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Conference Review: Plaid Cymru

This weekend saw Plaid members gather in Caernarfon for the party’s first conference since the local and general elections and the suspension of Neil McEvoy from the Assembly group.

Leanne Wood’s speech was well-received despite a mixed year for the party. She framed Plaid’s general election result as a success despite the overall drop in vote share, citing Ben Lake’s victory in Ceredigion against the odds of a “presidential” and two-party contest. She also took the opportunity to highlight the party’s more clear-cut successes in May’s local elections, welcoming the installation of Llinos Medi Huws as the leader of Ynys Mon Council.

Turning to Brexit, an issue where the party’s position has shifted slightly since the referendum, Ms Wood accused both the Welsh and UK Governments of recklessness and reiterated Plaid’s opposition to leaving the single market. She confirmed that, if the Welsh Government ends up dropping its opposition to the EU (Withdrawal) Bill, Plaid will publish its own ‘Continuity Bill’ in an attempt to protect existing EU legislation within Welsh law. She also highlighted Plaid’s proposals for a Brexit Preparedness Fund.

Looking ahead to the 2021 Assembly elections, she suggested the change of name from Assembly to Parliament will present an “opportunity for political change”, but acknowledged that the party has to earn the trust of more voters across Wales. Framing the next three and a half years as a “journey towards government”, she pledged to show “a new way” for Wales. Clearly, part of this journey was always going to involve the party ending its co-operation with Labour, but Ms Wood welcomed the budget agreements struck with the Welsh Government to allow for several of Plaid’s 2016 manifesto commitments to be implemented.

Running through the other key speeches of the conference, Sian Gwenllian spoke at length on issues pertaining to rural Wales, focusing on agriculture and the Welsh language. Dai Lloyd, in his new role as social services spokesman, reiterated Plaid’s commitment to fully integrate health and social care. Rhun ap Iorwerth announced a proposal to create a not-for-profit organisation for NHS agency staffing. Visiting politicians from both the SNP and Esquerra Republicana de Catalunya (Republican Left of Catalonia) gave speeches, and as you might expect, the ongoing situation in Catalonia was a frequent topic of conversation over the entire conference.

Speaking on energy and the environment, Simon Thomas repeated plans to establish a national energy company and restated the party’s opposition to fracking. Hywel Williams’ speech came in the context of the surprisingly close retention of his Arfon seat, and mostly focused on the impact that the Brexit process may have on Wales’ devolution settlement. Closing Friday’s speeches, Steffan Lewis also spoke on Brexit and repeated Plaid’s calls for a piece of continuity legislation to be introduced to the National Assembly.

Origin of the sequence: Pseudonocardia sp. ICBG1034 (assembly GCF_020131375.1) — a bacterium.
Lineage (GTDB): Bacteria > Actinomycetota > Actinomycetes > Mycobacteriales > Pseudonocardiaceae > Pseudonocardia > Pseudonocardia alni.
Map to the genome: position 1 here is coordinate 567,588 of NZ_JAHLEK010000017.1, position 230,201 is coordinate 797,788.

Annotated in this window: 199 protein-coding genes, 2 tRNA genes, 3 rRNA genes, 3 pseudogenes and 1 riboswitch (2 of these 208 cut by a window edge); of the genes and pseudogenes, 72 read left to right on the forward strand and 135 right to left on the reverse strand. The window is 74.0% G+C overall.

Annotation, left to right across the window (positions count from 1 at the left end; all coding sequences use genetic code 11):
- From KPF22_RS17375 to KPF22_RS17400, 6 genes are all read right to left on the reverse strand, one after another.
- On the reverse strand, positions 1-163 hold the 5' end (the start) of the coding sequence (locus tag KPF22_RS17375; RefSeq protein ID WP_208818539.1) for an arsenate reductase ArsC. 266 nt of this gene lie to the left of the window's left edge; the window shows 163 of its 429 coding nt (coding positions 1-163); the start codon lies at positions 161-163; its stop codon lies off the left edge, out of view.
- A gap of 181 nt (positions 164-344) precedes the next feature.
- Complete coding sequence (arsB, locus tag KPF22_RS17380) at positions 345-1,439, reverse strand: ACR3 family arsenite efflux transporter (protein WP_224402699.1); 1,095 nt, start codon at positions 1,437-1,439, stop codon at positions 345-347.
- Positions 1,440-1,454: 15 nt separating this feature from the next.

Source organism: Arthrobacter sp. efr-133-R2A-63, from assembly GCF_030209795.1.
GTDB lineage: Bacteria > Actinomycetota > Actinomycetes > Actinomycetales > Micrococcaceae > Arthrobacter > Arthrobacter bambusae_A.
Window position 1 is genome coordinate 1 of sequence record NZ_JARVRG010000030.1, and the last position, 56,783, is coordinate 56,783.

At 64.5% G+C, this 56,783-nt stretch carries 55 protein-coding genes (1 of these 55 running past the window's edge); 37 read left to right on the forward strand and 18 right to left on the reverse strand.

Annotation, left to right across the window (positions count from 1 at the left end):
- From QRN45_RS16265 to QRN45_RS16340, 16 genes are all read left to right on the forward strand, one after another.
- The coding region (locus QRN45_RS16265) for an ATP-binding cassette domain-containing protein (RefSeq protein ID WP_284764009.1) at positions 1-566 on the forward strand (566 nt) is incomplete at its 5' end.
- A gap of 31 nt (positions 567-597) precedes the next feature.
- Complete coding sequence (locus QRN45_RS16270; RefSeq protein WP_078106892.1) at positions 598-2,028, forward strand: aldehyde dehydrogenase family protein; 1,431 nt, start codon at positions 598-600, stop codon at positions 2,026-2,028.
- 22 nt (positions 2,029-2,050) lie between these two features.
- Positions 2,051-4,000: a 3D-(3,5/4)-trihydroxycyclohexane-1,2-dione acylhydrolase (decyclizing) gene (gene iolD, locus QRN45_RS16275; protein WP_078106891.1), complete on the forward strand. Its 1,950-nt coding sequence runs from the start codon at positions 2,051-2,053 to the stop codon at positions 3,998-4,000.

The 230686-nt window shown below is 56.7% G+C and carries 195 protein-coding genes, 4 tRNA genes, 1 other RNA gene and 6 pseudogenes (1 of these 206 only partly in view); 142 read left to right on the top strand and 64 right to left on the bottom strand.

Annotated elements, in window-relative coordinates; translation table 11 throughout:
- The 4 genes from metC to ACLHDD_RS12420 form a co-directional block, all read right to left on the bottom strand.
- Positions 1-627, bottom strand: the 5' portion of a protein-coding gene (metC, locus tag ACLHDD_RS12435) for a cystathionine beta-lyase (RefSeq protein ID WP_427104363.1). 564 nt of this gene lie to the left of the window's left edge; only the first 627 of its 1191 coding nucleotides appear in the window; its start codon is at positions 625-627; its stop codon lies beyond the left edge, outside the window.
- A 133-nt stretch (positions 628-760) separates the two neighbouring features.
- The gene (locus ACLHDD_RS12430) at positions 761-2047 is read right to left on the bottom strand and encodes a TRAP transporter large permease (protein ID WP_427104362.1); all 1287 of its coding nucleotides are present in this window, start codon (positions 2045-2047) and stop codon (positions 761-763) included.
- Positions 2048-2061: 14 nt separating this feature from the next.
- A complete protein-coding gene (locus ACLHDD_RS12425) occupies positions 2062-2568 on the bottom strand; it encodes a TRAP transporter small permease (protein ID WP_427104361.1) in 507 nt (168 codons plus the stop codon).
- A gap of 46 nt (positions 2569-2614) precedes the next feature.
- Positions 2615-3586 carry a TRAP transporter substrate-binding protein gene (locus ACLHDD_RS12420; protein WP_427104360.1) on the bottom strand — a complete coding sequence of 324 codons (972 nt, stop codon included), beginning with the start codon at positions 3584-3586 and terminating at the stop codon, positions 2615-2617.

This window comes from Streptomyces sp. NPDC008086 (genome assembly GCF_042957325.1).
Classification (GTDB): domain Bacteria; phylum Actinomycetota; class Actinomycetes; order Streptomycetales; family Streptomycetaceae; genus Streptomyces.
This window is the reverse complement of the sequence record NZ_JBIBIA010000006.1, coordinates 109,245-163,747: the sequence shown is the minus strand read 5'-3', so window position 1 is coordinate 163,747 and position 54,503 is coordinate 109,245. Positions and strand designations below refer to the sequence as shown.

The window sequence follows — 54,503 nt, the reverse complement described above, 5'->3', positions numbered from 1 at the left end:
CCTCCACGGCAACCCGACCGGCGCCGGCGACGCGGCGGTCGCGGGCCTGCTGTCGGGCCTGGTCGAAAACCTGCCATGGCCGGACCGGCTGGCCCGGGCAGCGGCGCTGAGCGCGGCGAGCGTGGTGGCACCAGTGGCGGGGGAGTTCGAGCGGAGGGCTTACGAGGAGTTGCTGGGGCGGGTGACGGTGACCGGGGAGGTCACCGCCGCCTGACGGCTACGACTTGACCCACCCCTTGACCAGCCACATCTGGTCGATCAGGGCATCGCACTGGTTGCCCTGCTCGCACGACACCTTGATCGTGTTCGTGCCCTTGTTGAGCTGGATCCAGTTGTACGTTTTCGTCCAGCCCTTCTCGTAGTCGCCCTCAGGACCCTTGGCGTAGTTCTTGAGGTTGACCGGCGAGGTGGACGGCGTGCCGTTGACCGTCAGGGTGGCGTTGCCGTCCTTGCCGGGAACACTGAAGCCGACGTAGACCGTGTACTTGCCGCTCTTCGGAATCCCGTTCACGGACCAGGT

Saturday morning saw speeches from MEP Jill Evans and from council leaders Dyfrig Siencyn and Llinos Medi Huws. Also addressing conference that day were Liz Saville Roberts, leader of Plaid’s Westminster group; Ben Lake, the party’s newest and youngest MP; and economy spokesman Adam Price. Mr Price used his speech to argue more needs to be done to keep Wales’ young people in the country, proposing a basic income for 18-24 year olds and offering help with education or setting up a business. Liz Saville Roberts’ speech was particularly well-received by conference attendees, labelling Welsh Labour an “intellectually exhausted inheritocracy” and accusing the UK Government of holding back rail electrification and the Swansea Bay tidal lagoon.

Of course, questions marks remain over how supportive the Assembly group is of Leanne Wood’s leadership, and this did come up over the course of the weekend. Ms Wood seemed to acknowledge the fact that there is some disquiet when, in a television interview, she urged any dissenting AMs to “stop the anonymous briefings” and to come to her directly with any concerns. Rhun ap Iorwerth, who made headlines in August by suggesting that he might be interested in becoming leader at some point in the future, restated his own loyalty. Simon Thomas, who has questioned the direction of the Assembly group in the past, stated that the dissenting voice(s) should either challenge Leanne Wood for the leadership in 2018 or stop “all talk about this”. Whoever the AM is (or AMs are), they likely don’t feel they have enough support within the party membership to go public with a challenge, or are otherwise biding their time until they have the formal opportunity to run for the leadership in 2018.

Either way, the next few months will be crucial for the Plaid group in the Assembly as their relationship with the Welsh Government transitions from somewhat co-operative to oppositional. Coming just weeks after the announcement that Plaid had ended its compact with Labour, this conference was a significant milestone in the party’s journey to 2021. Given that this time last year, Plaid was “genuinely torn” over whether to seek a formal coalition with Carwyn Jones, many in the party will be relieved to see that the leadership has settled on the direction in which it wants to travel.

newsdirect wales is a political monitoring company. We watch all proceedings of the National Assembly for Wales live and check hundreds of online sources to keep our clients in the know about the developments that affect them. We’d like to help you too. Give us a call on 029 2009 0693 to find out more.

Photo Credit: Kosala Bandara // Flickr

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